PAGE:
A Linear Stencil Clock Built For Quiet Operation

We around the Hackaday shop never get tired of seeing new ways to mark the passage of time. Hackers come up with all manner of interesting timekeeping modalities using every imaginable material and method of moving the mechanism once per whatever minimum time unit the hacker chooses to mark.

But honestly, there are only so many ways to make a clock, and while we’re bound to see some repeats, it’s still nice to go over old ground with a fresh approach. Take this linear sliding stencil clock for instance. [Luuk Esselbrugge] has included some cool design elements that bear a closer look. The video below shows that the display is made up of four separate stepper motors, each driving a vertical stencil via a rack-and-pinion mechanism. There a simple microswitch for homing the display, and a Neopixel for lighting things up.

The video below shows that the stencils move very, very slowly; [Luuk] says that this is to keep the steppers as quiet as possible. Still, this means that some time changes take more than a minute to accomplish, which is a minor problem. The Neopixel also doesn’t quite light up just one digit, which should be a pretty easy fix for version 2. Still, even with these issues, we like the stately movements of this clock, and appreciate [Luuk]’s attempts to make it easier to live with.

Don’t let the number of clocks you see on these pages dissuade you from trying something new, or from putting your twist on an old design. Start with fridge magnets, an old oscilloscope, or even a bevy of steel balls, and let your imagination run wild. Just make sure to tell us all about it when you’re done.

[via r/Arduino]

19 thoughts on “A Linear Stencil Clock Built For Quiet Operation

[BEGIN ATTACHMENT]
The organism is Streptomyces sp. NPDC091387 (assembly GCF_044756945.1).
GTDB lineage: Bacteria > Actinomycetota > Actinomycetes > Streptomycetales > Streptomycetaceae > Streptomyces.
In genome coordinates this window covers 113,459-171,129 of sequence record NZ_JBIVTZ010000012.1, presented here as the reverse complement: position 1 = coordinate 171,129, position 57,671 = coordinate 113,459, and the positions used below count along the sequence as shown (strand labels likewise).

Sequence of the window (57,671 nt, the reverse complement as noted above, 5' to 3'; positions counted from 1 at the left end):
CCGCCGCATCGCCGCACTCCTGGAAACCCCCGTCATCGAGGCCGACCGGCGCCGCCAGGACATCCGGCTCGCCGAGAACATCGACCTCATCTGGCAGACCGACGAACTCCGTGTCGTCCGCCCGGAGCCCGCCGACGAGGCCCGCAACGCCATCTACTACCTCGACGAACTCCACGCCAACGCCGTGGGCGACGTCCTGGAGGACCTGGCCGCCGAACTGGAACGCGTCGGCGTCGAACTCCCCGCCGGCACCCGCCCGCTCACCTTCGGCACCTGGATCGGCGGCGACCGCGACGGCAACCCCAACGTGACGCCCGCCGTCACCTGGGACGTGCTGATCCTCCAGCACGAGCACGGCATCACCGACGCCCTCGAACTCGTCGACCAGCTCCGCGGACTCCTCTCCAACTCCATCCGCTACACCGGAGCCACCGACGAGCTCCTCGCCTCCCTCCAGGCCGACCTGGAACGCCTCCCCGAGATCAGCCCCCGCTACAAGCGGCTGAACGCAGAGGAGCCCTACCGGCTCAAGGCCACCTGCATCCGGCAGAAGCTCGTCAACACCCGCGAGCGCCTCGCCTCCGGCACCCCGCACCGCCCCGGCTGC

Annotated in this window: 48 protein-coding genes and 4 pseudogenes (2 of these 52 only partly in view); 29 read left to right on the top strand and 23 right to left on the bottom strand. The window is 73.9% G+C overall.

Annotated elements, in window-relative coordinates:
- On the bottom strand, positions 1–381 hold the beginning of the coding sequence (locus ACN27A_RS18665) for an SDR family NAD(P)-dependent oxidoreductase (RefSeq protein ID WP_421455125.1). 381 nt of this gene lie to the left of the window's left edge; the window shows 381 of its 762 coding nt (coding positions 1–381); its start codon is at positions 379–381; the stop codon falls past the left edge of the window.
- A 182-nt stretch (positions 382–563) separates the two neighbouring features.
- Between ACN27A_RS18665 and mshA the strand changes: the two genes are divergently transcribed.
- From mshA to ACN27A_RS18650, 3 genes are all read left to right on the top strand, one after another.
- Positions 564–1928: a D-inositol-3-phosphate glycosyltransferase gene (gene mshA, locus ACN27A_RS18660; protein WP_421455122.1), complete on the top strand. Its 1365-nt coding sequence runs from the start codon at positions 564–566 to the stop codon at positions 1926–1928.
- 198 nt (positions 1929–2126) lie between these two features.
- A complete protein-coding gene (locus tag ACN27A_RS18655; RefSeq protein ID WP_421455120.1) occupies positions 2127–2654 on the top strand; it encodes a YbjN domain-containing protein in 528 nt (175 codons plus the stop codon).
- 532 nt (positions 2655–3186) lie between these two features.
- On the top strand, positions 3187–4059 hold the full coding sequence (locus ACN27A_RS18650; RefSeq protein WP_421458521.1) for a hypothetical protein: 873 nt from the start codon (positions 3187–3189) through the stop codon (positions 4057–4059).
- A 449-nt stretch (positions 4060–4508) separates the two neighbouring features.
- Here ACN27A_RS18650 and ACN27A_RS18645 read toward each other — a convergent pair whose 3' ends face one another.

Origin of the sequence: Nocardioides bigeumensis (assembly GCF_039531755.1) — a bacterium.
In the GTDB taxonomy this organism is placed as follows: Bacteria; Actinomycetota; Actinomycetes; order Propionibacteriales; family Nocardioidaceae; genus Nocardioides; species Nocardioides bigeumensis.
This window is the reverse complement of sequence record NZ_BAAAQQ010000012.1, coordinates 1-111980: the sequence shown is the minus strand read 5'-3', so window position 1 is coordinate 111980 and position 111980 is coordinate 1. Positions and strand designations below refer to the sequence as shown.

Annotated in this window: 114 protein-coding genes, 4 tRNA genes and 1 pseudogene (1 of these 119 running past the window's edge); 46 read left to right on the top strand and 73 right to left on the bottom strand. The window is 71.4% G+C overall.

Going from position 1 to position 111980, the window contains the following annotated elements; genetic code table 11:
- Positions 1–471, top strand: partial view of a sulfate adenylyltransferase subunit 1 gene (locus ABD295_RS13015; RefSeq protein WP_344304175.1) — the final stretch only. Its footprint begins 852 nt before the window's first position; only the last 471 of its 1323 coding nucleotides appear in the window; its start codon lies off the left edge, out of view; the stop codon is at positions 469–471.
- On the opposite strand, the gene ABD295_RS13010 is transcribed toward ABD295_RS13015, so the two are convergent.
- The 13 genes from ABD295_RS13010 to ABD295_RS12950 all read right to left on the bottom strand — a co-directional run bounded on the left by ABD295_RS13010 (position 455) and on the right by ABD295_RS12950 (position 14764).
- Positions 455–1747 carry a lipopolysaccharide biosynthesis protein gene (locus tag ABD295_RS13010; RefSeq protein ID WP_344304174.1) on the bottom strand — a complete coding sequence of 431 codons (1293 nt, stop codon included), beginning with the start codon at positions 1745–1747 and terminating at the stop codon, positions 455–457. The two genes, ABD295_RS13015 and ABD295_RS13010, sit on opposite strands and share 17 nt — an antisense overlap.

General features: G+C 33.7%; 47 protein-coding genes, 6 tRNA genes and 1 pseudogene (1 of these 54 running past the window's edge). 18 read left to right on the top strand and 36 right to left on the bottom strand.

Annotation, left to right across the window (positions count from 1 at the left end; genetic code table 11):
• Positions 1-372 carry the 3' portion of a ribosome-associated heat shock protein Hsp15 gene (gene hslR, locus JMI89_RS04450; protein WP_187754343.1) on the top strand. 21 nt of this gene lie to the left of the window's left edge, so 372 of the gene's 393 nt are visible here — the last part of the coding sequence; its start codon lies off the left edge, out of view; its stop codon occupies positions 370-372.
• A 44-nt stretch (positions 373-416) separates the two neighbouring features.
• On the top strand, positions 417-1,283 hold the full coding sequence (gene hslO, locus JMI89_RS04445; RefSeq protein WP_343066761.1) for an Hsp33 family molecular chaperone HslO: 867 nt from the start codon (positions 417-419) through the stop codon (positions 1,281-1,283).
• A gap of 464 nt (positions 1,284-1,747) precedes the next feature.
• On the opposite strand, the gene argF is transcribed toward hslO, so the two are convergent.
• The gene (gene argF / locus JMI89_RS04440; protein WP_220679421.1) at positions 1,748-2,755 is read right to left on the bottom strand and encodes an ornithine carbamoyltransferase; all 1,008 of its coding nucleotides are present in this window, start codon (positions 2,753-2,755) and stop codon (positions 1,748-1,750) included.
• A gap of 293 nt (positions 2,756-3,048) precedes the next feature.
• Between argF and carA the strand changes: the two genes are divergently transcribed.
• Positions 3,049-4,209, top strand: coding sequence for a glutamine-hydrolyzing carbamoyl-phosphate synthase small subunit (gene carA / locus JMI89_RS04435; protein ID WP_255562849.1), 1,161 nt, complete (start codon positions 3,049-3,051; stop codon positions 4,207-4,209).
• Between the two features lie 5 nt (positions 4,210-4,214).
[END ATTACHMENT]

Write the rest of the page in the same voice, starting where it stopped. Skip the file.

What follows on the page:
1. You don’t need a switch. The micro controls the WS2812 LEDs and is driving the stepper, and knows exactly where the slider is.

        Besides: That doesn’t solve the problem of the LED simply being in the wrong location.

        1. Just connect data out from the last LED back to the micro, feed it 24 x (LEDs + 1) bits and you’re done, it automatically checks GND, VCC, (CLK) and data lines are properly connected. You can get rid of the switches, steppers and other rubbish and use coil gun and magnetic break to move those sliders then.

          1. Ah. A typo. Not some magnetic detent or something. Got it.

            But if by “magnetic brake” you mean the usual eddy-current brake, that only works to slow down moving objects: it will never bring a thing to a standstill, let alone hold it in position. Well, unless the thing is a superconductor.

      2. I sort of agree. Having the LEDs on the slider would definitely make it brighter, and the satisfactory instant illumination of the circuit completing would be a nice touch. But like Paul said, just make the light brighter, change it’s placement and use the timer of the stepper.

  1. It’s mesmerizing to watch it move, but I’m always frustrated when the video doesn’t make the time scaling obvious.

    But now that I’ve thought about it some, I’m upset that the first strip has more than just 0/1/2, and the third strip only needs 0/1/2/3/4/5. It’s a clock, not a 0-9999 counter, right? :P

    1. Yeah, that one got me too, it’s clock afterall. I always see some early optimizations and I learned it’s best not giving in to those impulses too fast. Once you get bored and start adding stuff (temperature, humidity, solar input, wind speed, …) you’re back to them big sliders. I might add some light guides to the box design immediatley though, was watching the video looking at that 2569, then 2610 thinking ???, … before realizing it’s going for 15:00

    1. Aah, but no! It’s actually a clever demonstration reinforcing that continuous time is just an illusion to us. Instead of Planck time units that the universe is discretized in, this uses much larger stepper motor steps, but it still it looks continuous to our puny human Mk. 1 eyeballs.

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